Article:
At the beginning of January, I decided it would be helpful to be public about what I was working on, so I wrote a blog post! Feedback was positive, overwhelmingly so, and while it was certainly encouraging, I suddenly felt nervous about expectations I had not realized I was setting. Could I really build this? Did I have the knowledge or the time? At that point, I didn’t really, so work stalled.

Fortunately, in early April, some things started to become clear. I took another look at Hackett, and I knew I needed to reimplement it from the ground up. I also knew that I needed a different technique, but this time, I knew a bit more about where to find it. I got some help from Sam Tobin-Hochstadt and put together an implementation of Pierce and Turner’s Local Type Inference. Unfortunately, it didn’t really provide the amount of type inference I was looking for, but fortunately, implementing it helped me figure out how to understand the rather more complicated (though very impressive) Complete and Easy Bidirectional Typechecking for Higher-Rank Polymorphism. After that, things just sort of started falling into place:

Less than three weeks later, and I have a programming language with everything from laziness and typeclasses to a tiny, proof-of-concept web server with editor support. The future of Hackett looks bright, and though there’s a lot of work left before I will be even remotely satisfied with it, I am excited and reassured that it already seems to be bearing some fruit.

So what’s left? Is Hackett ready for an initial release? Can you start writing programs in it today? Well, unfortunately, the answer is mostly no, at least if you want those programs to be at all reliable in a day or two. If everything looks so cheery, though, what’s left? What is Hackett still missing?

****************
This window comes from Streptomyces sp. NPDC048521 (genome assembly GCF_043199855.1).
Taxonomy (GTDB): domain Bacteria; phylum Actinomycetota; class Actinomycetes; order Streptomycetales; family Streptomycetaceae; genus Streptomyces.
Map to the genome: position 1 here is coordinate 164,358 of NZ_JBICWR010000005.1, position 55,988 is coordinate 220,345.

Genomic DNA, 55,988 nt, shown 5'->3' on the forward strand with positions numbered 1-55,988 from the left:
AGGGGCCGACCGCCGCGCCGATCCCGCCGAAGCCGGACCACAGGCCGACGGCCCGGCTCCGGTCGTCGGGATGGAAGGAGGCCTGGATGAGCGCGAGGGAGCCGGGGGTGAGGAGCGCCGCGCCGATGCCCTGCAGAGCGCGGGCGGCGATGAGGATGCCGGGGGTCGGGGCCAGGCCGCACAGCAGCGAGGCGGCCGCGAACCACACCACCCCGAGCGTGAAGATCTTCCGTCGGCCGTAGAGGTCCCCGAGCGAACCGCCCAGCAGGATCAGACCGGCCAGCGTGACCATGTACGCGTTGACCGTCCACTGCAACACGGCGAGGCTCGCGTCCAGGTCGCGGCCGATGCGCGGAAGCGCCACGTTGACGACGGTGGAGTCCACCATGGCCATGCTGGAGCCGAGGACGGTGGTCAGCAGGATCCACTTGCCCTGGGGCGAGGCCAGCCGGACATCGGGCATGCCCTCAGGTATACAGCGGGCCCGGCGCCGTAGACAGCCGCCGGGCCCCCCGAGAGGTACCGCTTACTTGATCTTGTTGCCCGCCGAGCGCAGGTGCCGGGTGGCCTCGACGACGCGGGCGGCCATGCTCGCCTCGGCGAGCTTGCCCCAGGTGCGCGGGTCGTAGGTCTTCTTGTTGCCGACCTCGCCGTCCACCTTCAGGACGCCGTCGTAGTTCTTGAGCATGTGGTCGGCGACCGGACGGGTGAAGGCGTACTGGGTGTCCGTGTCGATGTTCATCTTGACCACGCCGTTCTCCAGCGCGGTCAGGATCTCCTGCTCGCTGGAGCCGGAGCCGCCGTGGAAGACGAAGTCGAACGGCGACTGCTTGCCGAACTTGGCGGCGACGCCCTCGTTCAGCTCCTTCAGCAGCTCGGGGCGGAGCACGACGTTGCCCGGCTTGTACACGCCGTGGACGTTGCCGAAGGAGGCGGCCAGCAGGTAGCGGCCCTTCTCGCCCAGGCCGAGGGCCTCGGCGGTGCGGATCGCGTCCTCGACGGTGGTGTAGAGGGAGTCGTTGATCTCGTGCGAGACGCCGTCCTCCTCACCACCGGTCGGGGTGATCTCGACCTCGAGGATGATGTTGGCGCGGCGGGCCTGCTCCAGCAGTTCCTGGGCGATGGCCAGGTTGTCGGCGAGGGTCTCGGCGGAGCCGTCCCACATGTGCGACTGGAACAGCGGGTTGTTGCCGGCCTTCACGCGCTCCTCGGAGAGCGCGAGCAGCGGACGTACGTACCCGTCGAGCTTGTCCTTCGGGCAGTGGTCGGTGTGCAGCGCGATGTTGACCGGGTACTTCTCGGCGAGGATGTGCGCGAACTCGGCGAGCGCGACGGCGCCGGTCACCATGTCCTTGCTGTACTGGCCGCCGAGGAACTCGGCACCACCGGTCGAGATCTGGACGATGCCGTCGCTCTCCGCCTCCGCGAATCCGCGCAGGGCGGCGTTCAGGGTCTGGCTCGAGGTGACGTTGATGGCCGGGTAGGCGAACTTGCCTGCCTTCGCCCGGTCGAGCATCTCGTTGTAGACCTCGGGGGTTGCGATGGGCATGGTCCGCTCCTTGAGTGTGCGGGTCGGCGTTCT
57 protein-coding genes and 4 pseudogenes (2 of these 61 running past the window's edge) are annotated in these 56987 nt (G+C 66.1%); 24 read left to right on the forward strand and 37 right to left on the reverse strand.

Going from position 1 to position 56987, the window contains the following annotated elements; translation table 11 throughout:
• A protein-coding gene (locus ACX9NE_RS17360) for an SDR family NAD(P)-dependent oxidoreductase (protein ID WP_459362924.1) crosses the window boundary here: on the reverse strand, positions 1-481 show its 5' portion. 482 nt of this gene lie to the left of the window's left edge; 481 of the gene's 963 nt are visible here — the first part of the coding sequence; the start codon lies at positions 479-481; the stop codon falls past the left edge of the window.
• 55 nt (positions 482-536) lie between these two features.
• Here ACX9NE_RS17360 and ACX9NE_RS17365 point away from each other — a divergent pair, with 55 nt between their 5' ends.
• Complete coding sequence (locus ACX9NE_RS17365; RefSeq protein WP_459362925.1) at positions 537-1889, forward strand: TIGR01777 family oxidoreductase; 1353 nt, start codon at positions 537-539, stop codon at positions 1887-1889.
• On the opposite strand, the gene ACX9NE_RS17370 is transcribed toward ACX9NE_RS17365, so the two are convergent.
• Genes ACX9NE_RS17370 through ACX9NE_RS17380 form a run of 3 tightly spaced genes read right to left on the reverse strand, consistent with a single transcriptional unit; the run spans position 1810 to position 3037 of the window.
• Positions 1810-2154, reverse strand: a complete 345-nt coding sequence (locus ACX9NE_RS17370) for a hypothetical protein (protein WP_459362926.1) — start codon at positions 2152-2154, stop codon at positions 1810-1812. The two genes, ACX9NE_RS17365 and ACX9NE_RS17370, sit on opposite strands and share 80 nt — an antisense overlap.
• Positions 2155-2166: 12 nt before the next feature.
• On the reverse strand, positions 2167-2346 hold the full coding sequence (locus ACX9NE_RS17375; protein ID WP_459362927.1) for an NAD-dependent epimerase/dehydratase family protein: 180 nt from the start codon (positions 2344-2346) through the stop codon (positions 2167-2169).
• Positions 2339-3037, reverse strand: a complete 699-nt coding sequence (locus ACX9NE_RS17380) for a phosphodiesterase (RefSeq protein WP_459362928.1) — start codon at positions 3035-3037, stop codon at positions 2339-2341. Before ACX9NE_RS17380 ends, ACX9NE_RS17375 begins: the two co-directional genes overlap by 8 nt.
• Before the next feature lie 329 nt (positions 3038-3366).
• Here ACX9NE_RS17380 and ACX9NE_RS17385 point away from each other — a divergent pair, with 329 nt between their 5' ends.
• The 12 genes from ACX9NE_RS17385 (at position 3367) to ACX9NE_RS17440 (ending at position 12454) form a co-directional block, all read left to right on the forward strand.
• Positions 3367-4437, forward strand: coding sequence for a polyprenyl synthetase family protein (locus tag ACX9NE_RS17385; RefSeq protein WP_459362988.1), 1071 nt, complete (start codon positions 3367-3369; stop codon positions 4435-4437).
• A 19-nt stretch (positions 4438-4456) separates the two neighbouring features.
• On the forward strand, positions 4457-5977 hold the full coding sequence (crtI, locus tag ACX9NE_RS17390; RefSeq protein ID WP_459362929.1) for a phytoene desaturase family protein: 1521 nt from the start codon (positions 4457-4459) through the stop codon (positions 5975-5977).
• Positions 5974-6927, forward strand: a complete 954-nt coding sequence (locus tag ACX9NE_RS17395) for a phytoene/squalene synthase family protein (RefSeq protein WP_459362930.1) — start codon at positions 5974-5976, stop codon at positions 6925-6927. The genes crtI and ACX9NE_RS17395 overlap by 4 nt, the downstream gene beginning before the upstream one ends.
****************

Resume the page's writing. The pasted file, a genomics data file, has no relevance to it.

What Hackett still isn’t

I have a laundry list of features I want for Hackett. I want GADTs, indexed type families, newtype deriving, and a compiler that can target multiple backends. These things, however, are not essential. You can probably imagine writing useful software without any of them. Before I can try to tackle those, I first need to tackle some of the bits of the foundation that simply don’t exist yet (or have at least been badly neglected).

Fortunately, these things are not insurmountable, nor are they necessarily especially hard. They’re things like default class methods, static detection and prevention of orphan instances, exhaustiveness checking for pattern-matching, and a real kind system. That’s right—right now, Hackett’s type system is effectively dynamically typed, and even though you can write a higher-kinded type, there is no such thing as a “kind error”.

Other things are simply necessary quality of life improvements before Hackett can become truly usable. Type errors are currently rather atrocious, though they could certainly be worse. Additionally, typechecking currently just halts whenever it encounters a type error, and it makes no attempt to generate more than one type error at a time. Derivation of simple instances like Show and Eq is important, and it will also likely pave the way for a more general form of typeclass deriving (since it can most certainly be implemented via macros), so it’s uncharted territory that still needs to be explored.

Bits of plumbing are still exposed in places, whether it’s unexpected behavior when interoperating with Racket or errors sometimes reported in terms of internal forms. Local bindings are, if you can believe it, still entirely unimplemented, so let and letrec need to be written up. The standard library needs fleshing out, and certain bits of code need to be cleaned up and slotted into the right place.